Here is where I felt as though I had been born again. When I had passed out in the past, I would lose consciousness for a few minutes, but when the paremedics arrived, Mom and Dad had gotten some water and medicine into me so I was extremely sleepy and weak, and my blood pressure was low, but I was aware of everything. This time when I woke up, I knew I was in a hospital bed. I could feel the familiar monitors, especially the oxygen monitor on my finger, but that was literally all I knew about myself. It was as if my mind had gone completely blank. I literally forgot who I was, how old I was, even what month it was. I felt like in some distant life long ago, I had a job, but for the life of me I couldn’t remember what it was. I felt like in some past life, it was March, but that seemed like years ago. In an effort to make sense of things, I remember having some crazy thoughts. Maybe Buddhists and Hindus are right. Maybe I was a newborn baby about to start a new life but was the rare case where I felt like I had lived before. Of course now that my brain has recovered, I realize that such thoughts made absolutely no sense. Babies don’t have words yet, so they aren’t even aware of the word hospital. Then I wondered if this was all just a really vivid dream an at any moment, the hospital room would dissolve and I would be back in my own bed. But when I opened my mouth and groggily asked “what day is this?” and a nurse answered that it was Friday, I knew this wasn’t a dream as in the past, I have woken myself up from dreams by talking. Now I know that in medical terminology, I was disoriented, a common occurance with people who lose consciousness like I did. Probably because emergency room staff are used to such behavior, I remember the staff didn’t seem concerned that I didn’t know what day it was. Instead, they told me my dad was there, and he came to my bedside. I knew something serious must have happened because I could tell he had been crying. But I don’t know if there was a spiritual presence with me those first few moments, or if I was just too foggy and weak to care what happened to me, but I felt a strange sense of peace about me.
It turned out that I had a grand mal seizure due to low sodium. All of my life, I remember my endocrinologists mentioning they were testing my sodium levels, but had never given it much thought. When my mom found out what had happened, she had said this was the cause of my seizures as a baby during treatment for my brain tumor. But since my dad was at work when I had these seizures as a baby, and I was too young to remember them, neither of us knew what was going on. I was admitted into intensive care Friday evening because sodium has to be increased slowly and under doctor supervision or else the brain could swell. I didn’t sustain any brain damage, but that evening, I remember my processing was slow. I still had all my data saved deep in my brain, but like a computer that crashed and needs to re-boot, it took me longer to search my memory and answer basic questions the staff had such as if I had any vision at all. When Dad said he had talked to Mom and she was on her way home, it took me a few minutes to remember why she had gone out of town. The emergency room nurse had told me it was Friday, and I remember that it was a Friday when I was at home, but that seemed like so long ago I couldn’t believe it was the same day until my dad casually mentioned that he was going to watch college basketball with the sound muted. Slowly, I connected college basketball with March madness and realized that way that it really was still March.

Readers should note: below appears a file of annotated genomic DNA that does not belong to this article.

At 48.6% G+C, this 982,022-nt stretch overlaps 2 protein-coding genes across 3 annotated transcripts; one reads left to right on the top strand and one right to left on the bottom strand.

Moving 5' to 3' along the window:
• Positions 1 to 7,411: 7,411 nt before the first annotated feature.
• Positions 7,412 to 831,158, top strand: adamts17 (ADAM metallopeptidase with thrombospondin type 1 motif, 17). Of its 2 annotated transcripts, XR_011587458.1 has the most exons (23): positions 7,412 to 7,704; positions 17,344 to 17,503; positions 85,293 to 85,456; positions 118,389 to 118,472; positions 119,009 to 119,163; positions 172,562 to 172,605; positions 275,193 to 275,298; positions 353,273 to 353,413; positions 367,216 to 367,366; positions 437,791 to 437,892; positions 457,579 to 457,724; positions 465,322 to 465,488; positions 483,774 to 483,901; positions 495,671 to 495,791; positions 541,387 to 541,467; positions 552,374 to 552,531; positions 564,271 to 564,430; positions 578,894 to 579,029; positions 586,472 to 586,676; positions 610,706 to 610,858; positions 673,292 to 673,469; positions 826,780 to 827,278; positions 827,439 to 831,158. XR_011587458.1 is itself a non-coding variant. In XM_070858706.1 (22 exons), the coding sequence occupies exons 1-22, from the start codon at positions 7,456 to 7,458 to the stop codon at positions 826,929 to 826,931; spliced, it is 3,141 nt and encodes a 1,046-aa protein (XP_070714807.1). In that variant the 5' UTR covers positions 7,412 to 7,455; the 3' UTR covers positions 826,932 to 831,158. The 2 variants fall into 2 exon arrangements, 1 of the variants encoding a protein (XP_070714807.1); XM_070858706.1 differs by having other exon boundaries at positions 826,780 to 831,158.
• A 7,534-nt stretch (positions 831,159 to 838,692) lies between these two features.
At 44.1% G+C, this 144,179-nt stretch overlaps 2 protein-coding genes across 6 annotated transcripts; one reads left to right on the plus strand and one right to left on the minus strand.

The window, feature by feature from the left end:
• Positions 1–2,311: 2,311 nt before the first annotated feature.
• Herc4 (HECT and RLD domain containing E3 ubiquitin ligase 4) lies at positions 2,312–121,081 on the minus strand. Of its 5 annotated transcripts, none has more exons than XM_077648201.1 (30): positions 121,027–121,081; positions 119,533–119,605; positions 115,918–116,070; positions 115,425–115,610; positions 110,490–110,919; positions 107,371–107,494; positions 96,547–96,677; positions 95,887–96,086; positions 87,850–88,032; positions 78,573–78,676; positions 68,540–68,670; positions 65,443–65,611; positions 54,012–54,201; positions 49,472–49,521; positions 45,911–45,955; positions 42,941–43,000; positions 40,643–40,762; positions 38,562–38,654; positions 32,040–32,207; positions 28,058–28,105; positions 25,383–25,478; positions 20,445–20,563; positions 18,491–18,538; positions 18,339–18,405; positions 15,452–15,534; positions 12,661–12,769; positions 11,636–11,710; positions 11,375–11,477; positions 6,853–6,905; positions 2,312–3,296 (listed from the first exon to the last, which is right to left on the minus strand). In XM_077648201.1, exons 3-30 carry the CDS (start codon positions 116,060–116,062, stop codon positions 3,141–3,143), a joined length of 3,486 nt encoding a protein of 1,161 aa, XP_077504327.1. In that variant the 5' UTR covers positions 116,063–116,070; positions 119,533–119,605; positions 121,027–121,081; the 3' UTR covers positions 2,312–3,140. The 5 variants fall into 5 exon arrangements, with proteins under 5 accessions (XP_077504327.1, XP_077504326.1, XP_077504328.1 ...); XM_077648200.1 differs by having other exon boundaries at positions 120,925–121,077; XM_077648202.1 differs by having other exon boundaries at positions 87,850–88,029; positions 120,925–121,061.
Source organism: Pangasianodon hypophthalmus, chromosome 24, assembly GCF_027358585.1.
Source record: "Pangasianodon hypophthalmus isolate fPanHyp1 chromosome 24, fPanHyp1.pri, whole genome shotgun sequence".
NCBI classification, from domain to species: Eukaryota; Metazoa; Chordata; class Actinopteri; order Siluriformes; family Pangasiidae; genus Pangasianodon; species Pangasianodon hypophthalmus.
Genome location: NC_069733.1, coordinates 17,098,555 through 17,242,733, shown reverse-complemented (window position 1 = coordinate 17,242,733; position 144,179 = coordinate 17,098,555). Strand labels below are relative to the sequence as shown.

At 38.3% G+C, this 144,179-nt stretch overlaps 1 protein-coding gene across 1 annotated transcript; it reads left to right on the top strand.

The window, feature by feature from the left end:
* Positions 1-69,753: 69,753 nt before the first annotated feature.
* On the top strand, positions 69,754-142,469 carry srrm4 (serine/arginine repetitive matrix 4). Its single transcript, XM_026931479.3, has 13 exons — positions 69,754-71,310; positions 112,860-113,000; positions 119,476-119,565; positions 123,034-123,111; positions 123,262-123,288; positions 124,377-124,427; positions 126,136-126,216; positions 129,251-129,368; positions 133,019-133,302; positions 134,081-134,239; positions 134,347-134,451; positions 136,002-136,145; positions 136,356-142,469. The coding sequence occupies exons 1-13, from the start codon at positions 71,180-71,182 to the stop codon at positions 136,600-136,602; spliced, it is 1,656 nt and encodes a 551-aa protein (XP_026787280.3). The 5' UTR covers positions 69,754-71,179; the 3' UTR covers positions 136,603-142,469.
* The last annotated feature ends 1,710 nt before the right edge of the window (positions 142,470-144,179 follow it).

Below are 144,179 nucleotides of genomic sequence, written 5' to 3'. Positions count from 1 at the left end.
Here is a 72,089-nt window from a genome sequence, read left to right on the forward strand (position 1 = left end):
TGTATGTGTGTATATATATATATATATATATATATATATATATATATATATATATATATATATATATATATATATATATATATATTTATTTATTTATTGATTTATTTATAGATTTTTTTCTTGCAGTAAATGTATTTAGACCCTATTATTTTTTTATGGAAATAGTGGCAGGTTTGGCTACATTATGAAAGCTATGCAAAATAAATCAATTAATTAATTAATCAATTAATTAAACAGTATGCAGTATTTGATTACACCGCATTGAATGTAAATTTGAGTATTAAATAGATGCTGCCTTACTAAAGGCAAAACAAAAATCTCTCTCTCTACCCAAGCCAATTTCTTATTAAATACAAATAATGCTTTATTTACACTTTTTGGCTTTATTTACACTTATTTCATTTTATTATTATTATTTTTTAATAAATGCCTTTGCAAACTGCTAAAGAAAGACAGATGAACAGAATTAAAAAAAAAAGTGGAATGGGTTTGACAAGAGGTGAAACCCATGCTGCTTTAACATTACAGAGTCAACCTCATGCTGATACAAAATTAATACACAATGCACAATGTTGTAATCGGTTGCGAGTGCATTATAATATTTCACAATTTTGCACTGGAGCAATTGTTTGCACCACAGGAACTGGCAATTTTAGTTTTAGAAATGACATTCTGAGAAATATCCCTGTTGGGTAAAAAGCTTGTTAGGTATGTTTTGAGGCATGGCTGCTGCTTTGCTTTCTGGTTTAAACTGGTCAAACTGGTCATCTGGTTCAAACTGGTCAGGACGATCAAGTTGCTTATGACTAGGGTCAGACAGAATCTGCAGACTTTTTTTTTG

By Saturday morning, my appetite had returned to normal, and gradually, my sodium level returned to normal as well and with it my energy and cognitive function. I was released from the hospital on the afternoon of my birthday, but for the first couple weeks after I was released from the hospital, I was struck by two things. Other than a bitten tongue, a common injury with people who have seizures, and some sore muscles as if I had overdone it at the gym, I felt great. Perhaps because my immune system was kept busy healing me from my seizure, I didn’t have any headaches for a couple weeks, and I felt well rested. I also noticed that I didn’t want to sit still and sometimes had a hard time staying focused on things like reading. At first I feared that I had sustained some brain damage, but I think my dad’s theory was more accurate: I was just antsy. It was as if my body got a re-set, and I had a new lease on life. In addition, I found myself striving for a spiritual re-set to match the body re-set I was enjoying. I found myself appreciating the love and kindness of family and friends more than I used to, and took renewed delight in simple things like fresh spring air or a good song on the radio. I found myself striving to speak more kindly to and about people, even when I was upset with them, and feeling more guilty when I was unkind. I returned to work on Wednesday March 29, and while I used to get all worked up over office politics and gossip, I found that I had no desire to be part of petty matters like that anymore. And that peace and calm I had when I regained consciousness in the hospital lingered weeks later so that little things which used to aggrevate me didn’t ruffle me at all, as if I were in a persistent meditative state, enveloped in impenetrable calm.
By no means has this spiritual re-set been perfect. Just as all newborn babies lose their innocence and fall into sin, so even people like me who are blessed with a new lease on life slip up, especially since time has a way of dulling the powerful emotions surrounding a significant event and the resolve that came with them. And in my case, I noticed that when my crisis had passed and a new family trial took its place, I forgot about the peace and calm that I thought I had acquired. But while I am still far from perfect, I have definitely made progress in my spiritual maturity because of this event. While I often fall short of being the person I would like to be, I find that I am more self-aware when I do fall short, and strive to make things right by being quicker to apologize to someone I snapped at, or taking a deep breath when something petty is about to ruffle me, and put it into propper perspective. I hope that I never have another seizure or other life-threatening situation again, but I meditate on this event often and strive to live as someone who recognizes what really matters in life, and appreciates how fragile and precious life is